The other methods simply don't work. The NEA released a twenty page advertisement about initiatives at three struggling schools to employ extended educational opportunities, but in all of those twenty pages they could only cite one solid example of material, quantifiable improvement: "Kuss increased the percentage of students scoring proficient or advanced on the Massachusetts Comprehensive Assessment System. The eighth grade 28-point math achievement gap has almost been completely eliminated." The flashy, colorful report describes "satisfying experiences" for educators at the other two schools, but does not actually point to any substantive evidence that those programs had any effect on the achievement gaps or educational outcomes whatsoever.

The only meritable point of view on this subject seems to be the one that reverses the viewing lens. Angela Duckworth says the only common characteristic among high performing students is the willingness to persevere and do the work. This flips the whole equation on its head. Work (X) becomes the denominator, and the only relevant numerator is a student's desire to succeed. We'll call that variable (E) and extrapolate.

If E < X , the student will fail.

If E = X, the student will pass, at the margin.

If E > X, the student will succeed, with a higher probability of future achievement (I.e. college, career, etc).

This is the only explanation that doesn't make my stomach turn. The system itself is fine. My friend and I both dropped out of the same high school. He went into the Air Force, got a degree in Electrical Engineering, and now earns close to $80k a year in his fifth year at General Electric. I went into the Navy, blew my money on weed and hookers, and now I'm dependent on student loans and my wife's income to survive. My understanding of these two outcomes encourages me to work my tail off in school, harder than most other students I encounter who might be smarter or more talented but who don't possess my life experience with failure. So beyond the common sense threshold of "more teachers for more students," I don't agree with any of the other approaches ventured by scholars who find themselves dissatisfied with the achievements of others. It shouldn't be up to professors to pass their students. God help us, the last thing American school's need to do is to lower our standards any further. Professors should receive regular Cost-of-Living increases to combat inflation, and more professors should be added when enrollment increases enough to support the payroll. Students should be expected to do the work or students should expect to fail. Blaming one of the world's leading education systems for the apathy of its under-achievers is like blaming the police for high crime rates.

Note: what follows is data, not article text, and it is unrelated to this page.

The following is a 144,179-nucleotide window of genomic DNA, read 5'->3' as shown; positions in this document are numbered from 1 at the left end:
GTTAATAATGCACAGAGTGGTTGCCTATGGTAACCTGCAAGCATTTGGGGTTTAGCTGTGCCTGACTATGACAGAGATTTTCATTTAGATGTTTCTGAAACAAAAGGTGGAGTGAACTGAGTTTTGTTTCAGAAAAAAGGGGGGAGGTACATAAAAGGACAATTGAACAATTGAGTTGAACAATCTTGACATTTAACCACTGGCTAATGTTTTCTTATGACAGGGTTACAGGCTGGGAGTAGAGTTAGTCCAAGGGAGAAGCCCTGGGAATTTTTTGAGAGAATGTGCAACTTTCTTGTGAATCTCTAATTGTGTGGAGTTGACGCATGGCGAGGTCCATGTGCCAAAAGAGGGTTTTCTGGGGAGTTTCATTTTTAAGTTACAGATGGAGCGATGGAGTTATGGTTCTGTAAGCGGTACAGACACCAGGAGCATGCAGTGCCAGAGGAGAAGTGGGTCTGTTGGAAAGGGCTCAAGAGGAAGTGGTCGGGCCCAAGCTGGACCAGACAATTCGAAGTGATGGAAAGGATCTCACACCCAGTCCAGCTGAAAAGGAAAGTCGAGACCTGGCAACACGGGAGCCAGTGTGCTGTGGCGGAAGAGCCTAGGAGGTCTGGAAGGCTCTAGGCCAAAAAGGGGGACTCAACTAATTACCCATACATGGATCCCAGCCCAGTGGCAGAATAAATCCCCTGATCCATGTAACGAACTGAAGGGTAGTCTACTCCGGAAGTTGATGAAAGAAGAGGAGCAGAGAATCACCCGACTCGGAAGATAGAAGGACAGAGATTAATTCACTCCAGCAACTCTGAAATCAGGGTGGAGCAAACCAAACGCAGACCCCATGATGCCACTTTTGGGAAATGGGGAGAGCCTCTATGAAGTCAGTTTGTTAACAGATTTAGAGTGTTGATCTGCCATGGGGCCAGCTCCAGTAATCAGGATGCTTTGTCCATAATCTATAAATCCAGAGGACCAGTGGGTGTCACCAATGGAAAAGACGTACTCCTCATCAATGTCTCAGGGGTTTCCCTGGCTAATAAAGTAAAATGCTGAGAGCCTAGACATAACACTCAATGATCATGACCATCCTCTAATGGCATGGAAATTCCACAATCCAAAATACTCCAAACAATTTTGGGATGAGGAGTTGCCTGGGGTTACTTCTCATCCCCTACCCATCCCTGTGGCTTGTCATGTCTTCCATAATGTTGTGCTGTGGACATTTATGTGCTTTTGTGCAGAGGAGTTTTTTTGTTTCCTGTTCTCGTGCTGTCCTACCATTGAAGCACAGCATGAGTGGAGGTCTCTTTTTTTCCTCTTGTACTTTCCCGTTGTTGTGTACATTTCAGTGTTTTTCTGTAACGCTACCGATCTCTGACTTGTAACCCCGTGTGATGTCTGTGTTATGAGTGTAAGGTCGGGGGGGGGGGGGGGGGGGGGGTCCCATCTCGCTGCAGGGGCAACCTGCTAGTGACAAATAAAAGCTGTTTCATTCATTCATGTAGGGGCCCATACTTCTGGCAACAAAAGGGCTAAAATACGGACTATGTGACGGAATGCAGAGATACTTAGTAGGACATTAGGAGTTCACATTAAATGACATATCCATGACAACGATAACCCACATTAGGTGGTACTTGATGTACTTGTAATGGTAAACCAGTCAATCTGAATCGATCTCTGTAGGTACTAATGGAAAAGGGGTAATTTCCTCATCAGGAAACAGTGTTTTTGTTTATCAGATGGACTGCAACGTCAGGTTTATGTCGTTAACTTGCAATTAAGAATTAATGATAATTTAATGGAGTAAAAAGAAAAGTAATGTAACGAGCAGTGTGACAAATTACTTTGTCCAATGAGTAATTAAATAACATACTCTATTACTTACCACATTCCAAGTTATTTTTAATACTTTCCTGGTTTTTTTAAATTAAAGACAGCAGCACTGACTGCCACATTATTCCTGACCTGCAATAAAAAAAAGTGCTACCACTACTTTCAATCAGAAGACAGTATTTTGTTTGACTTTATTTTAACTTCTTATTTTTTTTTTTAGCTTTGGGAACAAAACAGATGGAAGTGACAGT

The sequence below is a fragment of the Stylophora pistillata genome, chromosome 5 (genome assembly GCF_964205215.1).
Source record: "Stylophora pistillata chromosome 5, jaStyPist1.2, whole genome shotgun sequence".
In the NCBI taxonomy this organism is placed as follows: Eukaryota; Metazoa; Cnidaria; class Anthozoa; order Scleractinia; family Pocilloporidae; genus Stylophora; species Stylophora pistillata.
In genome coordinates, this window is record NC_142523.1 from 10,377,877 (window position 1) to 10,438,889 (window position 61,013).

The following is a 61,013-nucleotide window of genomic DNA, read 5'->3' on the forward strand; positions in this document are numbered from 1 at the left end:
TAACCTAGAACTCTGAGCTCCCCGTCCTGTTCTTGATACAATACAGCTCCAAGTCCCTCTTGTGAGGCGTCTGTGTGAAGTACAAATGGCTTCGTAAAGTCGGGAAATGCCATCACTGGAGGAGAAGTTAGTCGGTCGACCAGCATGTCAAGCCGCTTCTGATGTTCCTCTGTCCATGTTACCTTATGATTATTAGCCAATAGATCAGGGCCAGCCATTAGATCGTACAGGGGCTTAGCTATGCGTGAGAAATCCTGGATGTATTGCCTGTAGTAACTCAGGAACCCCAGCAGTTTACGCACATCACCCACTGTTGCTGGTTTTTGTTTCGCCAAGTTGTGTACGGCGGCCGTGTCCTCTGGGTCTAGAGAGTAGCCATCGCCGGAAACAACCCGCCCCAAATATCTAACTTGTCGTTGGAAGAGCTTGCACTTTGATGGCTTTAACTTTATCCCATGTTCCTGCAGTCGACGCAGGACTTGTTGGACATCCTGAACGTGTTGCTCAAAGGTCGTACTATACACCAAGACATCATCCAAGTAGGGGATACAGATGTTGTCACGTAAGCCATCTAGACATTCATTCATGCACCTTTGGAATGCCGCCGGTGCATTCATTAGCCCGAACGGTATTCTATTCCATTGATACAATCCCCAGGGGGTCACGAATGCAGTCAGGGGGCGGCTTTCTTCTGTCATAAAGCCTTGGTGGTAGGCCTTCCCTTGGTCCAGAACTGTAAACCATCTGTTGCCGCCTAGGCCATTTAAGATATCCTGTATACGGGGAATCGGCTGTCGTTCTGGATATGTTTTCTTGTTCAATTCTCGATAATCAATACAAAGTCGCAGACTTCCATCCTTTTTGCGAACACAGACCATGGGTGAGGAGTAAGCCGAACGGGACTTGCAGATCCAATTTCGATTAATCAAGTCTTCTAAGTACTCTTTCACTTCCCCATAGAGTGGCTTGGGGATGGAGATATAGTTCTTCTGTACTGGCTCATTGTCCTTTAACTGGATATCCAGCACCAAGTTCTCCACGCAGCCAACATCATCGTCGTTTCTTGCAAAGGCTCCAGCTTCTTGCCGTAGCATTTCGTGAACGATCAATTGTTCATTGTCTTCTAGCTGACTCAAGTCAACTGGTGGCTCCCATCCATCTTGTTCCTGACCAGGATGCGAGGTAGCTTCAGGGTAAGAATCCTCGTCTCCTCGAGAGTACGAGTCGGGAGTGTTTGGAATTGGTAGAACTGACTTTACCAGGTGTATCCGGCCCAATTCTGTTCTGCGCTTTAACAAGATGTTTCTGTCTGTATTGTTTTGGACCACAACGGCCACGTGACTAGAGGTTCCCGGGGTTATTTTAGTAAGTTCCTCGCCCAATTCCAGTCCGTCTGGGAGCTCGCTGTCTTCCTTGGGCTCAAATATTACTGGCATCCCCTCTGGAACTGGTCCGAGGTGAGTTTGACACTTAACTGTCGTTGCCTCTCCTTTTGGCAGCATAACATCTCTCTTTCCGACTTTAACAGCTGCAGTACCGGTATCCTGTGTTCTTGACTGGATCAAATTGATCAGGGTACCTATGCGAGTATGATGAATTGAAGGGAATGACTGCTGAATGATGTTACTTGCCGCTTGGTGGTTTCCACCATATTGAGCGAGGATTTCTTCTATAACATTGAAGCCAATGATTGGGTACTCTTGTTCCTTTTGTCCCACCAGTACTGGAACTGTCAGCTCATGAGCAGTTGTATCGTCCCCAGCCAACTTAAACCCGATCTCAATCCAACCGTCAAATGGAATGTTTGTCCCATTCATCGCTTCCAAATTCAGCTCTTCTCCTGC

From my point of view, however, even Duckworth misses the point. It shouldn't fall on educators to motivate students in order to close these gaps. The gaps have to be closed by the communities affected, and even then there really can't be a social mandate. If group B is dissatisfied with being behind group A, then group B will work harder. It's true for the NBA, for Primerica, and for the US Army; it should be true for group B. Conversely, if group B consistently refuses to work harder, it should at some point be OK for others to conclude that group B just doesn't care as much as group A, and that should be OK also.

The world needs laborers too.


Image Source:

Duckworth, Angela Lee., "Grit: the Power of Passion and Perseverance," Ted Talks, (accessed 7 July, 2016).

Konstantopoulos S., and Chung V., "What Are the Long-Term Effects of Small Classes on the Achievement Gap?" The American Journal of Education, (July 9, 2016). (accessed 7 July, 2016).

NEA Foundation, "Stories of Change: How Unions in Three Communities are Playing Key Roles in Supporting ELOs," (accessed 7 July, 2016).